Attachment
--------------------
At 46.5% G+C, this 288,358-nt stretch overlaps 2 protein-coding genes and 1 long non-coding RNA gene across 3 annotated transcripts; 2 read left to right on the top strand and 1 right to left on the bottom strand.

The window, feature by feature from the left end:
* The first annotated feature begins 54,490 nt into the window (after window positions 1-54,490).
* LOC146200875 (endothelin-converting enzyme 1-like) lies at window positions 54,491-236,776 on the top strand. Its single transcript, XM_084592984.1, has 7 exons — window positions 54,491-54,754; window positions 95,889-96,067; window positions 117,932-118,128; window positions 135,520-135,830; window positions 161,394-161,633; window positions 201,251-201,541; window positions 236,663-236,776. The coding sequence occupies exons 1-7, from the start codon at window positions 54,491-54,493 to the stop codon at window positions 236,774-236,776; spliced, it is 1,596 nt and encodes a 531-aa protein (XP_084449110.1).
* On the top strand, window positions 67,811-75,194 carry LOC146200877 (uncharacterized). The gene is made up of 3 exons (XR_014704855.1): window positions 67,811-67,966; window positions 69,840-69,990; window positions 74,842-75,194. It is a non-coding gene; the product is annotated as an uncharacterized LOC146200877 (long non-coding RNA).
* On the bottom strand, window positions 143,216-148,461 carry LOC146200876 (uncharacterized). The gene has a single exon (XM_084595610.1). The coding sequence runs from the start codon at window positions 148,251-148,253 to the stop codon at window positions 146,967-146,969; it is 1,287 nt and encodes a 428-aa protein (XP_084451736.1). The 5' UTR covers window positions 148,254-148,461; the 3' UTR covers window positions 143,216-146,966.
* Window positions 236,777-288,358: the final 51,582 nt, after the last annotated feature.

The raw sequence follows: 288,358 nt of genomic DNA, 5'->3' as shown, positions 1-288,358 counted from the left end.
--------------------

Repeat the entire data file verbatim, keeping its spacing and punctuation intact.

At 46.5% G+C, this 288,358-nt stretch overlaps 2 protein-coding genes and 1 long non-coding RNA gene across 3 annotated transcripts; 2 read left to right on the top strand and 1 right to left on the bottom strand.

The window, feature by feature from the left end:
* The first annotated feature begins 54,490 nt into the window (after window positions 1-54,490).
* LOC146200875 (endothelin-converting enzyme 1-like) lies at window positions 54,491-236,776 on the top strand. Its single transcript, XM_084592984.1, has 7 exons — window positions 54,491-54,754; window positions 95,889-96,067; window positions 117,932-118,128; window positions 135,520-135,830; window positions 161,394-161,633; window positions 201,251-201,541; window positions 236,663-236,776. The coding sequence occupies exons 1-7, from the start codon at window positions 54,491-54,493 to the stop codon at window positions 236,774-236,776; spliced, it is 1,596 nt and encodes a 531-aa protein (XP_084449110.1).
* On the top strand, window positions 67,811-75,194 carry LOC146200877 (uncharacterized). The gene is made up of 3 exons (XR_014704855.1): window positions 67,811-67,966; window positions 69,840-69,990; window positions 74,842-75,194. It is a non-coding gene; the product is annotated as an uncharacterized LOC146200877 (long non-coding RNA).
* On the bottom strand, window positions 143,216-148,461 carry LOC146200876 (uncharacterized). The gene has a single exon (XM_084595610.1). The coding sequence runs from the start codon at window positions 148,251-148,253 to the stop codon at window positions 146,967-146,969; it is 1,287 nt and encodes a 428-aa protein (XP_084451736.1). The 5' UTR covers window positions 148,254-148,461; the 3' UTR covers window positions 143,216-146,966.
* Window positions 236,777-288,358: the final 51,582 nt, after the last annotated feature.

The raw sequence follows: 288,358 nt of genomic DNA, 5'->3' as shown, positions 1-288,358 counted from the left end.